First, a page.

For the past few months, Garcie Champagne and her class at Boston Adult Technical Academy near Back Bay have been working on a production of “A Raisin In The Sun.” It’s Lorraine Hansberry’s play about a black family moving into a white neighborhood.
Her student, Erickson Alves, has been practicing his lead role as Walter Younger.
“We had just had class earlier that day and he had just given this amazing performance," she said. "And to go from that amazingly positive thing to having to talk to him about, 'Hey, today's your last day' — I honestly did not know how to handle that.”
Boston Adult Technical Academy is designed to meet the needs of students aged 19-22 who have recently entered the United States or returned after dropping out of school. Alves is one of about 20 students at the school and one of nearly 140 students in the district who will be 22 or older by the end of the school year and will have to leave school.
The state requires districts to provide an education up until age 22. In the late 1990s, Boston schools set a policy that forbade students to stay past that age. In the past, that policy was not uniformly enforced, and last year, then Superintendent Tommy Chang issued a waiver to Boston Adult Technical Academy that allowed older students to finish school. But with Chang's resignation, that waiver was not reinstated for the 2018-19 school year. Now, if students turn 22 during the school year, the district plans to kick them out the day before their birthdays and put them in adult education programs.
“It will take them a lot longer to accomplish their high school degree," said Champagne. "If they're unable to get their high school diplomas, then so many doors are unable to be opened to them.”
Alves' 22nd birthday was Nov. 15, and he has been directed to an adult ed program that meets two nights per week. But he has remained in school despite being told to leave; he hopes the district will change its mind. Teachers at Boston Adult Technical Academy are asking for a waiver so older students can remain in school until they graduate. The district will meet with those teachers on Jan. 11.
"In the programs that our students are being sent to, they're not going to have ... [the] kinds of supports [that] are absolutely necessary in order for them to successfully pass their classes, to get the credits that they need and to pass the tests," Champagne said. "To be told halfway through, or even a quarter of the way through, that even though you're making this progress, you're going to be kicked out because of your age — it just prohibits students from being able to successfully complete their high school diplomas."
Alves came from Cape Verde in 2016 with only an eighth grade education. Like some of his peers, he had been out of school for years before he started at Boston Adult Technical Academy. Still, he’s on track to graduate in June.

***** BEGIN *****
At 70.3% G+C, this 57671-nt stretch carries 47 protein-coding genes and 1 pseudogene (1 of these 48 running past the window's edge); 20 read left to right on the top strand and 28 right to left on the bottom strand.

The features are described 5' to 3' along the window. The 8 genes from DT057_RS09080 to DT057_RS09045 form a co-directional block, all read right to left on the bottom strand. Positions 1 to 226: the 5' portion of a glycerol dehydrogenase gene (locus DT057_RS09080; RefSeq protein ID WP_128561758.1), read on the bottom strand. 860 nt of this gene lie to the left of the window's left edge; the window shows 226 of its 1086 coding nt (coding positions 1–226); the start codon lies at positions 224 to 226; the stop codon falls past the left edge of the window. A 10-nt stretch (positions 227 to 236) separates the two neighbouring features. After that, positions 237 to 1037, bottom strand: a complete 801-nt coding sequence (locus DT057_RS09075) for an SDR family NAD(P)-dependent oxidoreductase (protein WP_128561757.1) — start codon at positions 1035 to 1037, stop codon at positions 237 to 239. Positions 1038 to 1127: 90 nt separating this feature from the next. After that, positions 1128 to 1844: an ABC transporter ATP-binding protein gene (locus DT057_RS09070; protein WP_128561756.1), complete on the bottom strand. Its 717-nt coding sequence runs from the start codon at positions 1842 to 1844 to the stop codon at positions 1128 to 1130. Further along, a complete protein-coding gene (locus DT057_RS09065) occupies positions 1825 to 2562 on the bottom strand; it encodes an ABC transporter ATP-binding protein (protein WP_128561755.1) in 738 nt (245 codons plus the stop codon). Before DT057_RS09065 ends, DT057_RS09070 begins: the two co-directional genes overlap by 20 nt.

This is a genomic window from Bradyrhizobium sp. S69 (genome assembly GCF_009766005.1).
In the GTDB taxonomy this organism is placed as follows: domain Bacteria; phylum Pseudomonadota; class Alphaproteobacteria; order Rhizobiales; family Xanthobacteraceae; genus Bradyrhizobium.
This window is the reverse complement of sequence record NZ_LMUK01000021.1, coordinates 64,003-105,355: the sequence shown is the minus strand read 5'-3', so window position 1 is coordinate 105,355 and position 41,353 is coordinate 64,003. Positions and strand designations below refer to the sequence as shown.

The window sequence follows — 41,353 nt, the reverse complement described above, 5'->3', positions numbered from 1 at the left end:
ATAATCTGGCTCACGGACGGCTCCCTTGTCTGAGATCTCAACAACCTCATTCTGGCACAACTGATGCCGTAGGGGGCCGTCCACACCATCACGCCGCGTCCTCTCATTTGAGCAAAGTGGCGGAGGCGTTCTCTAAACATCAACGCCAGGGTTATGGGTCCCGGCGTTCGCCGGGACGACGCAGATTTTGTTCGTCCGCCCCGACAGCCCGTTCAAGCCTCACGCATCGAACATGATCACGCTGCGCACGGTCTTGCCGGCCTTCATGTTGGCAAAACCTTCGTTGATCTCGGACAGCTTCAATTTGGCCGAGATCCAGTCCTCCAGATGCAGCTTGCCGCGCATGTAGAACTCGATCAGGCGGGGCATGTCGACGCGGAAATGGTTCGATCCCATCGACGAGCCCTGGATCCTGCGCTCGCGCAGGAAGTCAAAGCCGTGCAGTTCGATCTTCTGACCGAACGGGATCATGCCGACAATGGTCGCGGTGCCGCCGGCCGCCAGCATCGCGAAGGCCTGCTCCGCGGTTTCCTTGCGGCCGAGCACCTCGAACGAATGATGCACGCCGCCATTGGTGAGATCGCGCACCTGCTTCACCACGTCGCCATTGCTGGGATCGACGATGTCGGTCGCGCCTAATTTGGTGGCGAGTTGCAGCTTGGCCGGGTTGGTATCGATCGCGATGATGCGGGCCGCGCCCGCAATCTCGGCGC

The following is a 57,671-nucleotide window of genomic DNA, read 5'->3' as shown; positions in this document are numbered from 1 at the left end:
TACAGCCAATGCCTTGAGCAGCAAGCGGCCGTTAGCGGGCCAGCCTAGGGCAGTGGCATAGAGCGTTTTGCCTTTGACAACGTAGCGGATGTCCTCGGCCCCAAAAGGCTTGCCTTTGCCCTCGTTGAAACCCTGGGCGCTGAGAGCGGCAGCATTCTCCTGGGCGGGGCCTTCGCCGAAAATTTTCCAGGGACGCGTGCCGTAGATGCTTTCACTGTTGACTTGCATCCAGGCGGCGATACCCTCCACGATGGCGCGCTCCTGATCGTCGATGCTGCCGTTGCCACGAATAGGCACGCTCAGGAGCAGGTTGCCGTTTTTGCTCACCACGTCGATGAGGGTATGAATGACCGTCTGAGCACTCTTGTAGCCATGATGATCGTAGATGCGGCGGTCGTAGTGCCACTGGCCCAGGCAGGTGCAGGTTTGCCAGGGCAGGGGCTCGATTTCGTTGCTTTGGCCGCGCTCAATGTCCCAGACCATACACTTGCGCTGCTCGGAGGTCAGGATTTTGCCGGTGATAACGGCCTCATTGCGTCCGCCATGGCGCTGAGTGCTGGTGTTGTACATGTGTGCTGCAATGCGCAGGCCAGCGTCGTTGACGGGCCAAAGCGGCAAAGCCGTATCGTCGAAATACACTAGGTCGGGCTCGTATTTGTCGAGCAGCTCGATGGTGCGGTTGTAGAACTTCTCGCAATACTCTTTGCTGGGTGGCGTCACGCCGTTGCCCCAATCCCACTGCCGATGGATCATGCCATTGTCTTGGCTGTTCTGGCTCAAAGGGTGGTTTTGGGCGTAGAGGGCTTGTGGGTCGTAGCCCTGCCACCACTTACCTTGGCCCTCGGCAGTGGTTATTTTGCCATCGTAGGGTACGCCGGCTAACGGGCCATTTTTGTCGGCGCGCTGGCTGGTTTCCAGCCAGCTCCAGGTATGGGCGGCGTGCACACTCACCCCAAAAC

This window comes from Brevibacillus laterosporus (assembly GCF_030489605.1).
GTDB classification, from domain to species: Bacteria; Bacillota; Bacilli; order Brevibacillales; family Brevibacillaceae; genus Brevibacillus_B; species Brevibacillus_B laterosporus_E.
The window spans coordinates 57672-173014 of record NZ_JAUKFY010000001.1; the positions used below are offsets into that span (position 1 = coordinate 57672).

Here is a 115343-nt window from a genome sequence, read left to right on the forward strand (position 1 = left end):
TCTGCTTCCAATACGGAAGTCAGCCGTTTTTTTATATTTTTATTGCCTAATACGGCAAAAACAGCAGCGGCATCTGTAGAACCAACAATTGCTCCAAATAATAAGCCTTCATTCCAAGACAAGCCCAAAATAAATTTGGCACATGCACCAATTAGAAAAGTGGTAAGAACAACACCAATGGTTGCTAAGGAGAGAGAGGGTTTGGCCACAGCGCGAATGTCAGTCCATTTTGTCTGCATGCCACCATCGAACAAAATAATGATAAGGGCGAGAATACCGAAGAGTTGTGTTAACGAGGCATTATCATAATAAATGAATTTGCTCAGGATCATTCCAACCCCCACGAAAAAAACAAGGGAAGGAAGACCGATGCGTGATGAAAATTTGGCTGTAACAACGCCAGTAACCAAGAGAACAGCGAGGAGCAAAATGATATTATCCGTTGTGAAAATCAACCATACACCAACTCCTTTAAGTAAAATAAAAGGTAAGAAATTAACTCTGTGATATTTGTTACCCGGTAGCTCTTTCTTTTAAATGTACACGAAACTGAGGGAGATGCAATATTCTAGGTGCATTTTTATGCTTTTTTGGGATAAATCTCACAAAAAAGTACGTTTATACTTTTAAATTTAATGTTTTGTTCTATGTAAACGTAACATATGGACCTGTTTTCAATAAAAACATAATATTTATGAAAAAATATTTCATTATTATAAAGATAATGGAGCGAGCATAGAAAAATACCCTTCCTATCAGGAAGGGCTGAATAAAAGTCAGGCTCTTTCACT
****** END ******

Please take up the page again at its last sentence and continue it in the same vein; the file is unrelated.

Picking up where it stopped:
More than 80 percent of students at the school are English language learners, and many are recent immigrants.
“It’s going to be hard for me just to think, 'Wow, I was so happy,' because I want to stay and now they tell me to leave. It's sad," Alves said. "I want to stay at [Boston Adult Technical Academy] to have more English, to learn more, and to have more experience.”
Boston’s adult ed programs provide job training, English language instruction and an adult diploma program. But despite the different options for adult students, some education advocates say the district’s aging out policy is a bad idea.
Silja Kallenbach, vice president of World Education in Boston, said the city's adult ed programs meet infrequently compared to the K-12 programs. She said adult ed doesn’t offer the consistency and intensity that English language learners need.
“Those young adults are going to run the risk of not re-enrolling in any program," Kallenbach said. "It's a real disincentive. It's demoralizing, I'm sure, for them to be pushed out. It sends a strong message: you're not wanted.”
Kallenbach said there’s also a huge disparity in funding between K-12 and adult education in Boston.
“The value that we place on that person's education drops more than tenfold the minute they are no longer able to access services through the K-12 system,” said Kallenbach. "A policy that will push out younger people ... out into the streets, essentially, and into the adult system is not a good one, and many of those young adults are going to fall through the cracks."
Kallenbach called the policy "shortsighted," saying Boston depends on its immigrant workforce.
"All of our growth depends on the growth of the immigrant population in the city of Boston," she said. "To undermine their ability to get as high quality, as intensive an education as possible, is really bad policy for the whole city."
In a statement, the district said it is evaluating the policy and its implications.
Alves said his mother in Cape Verde is praying that he will be able to stay at his school. He wants to become an English teacher after graduating.
“After I graduate, when I go to college to study like education, [I] hope to be teaching someday,” he said.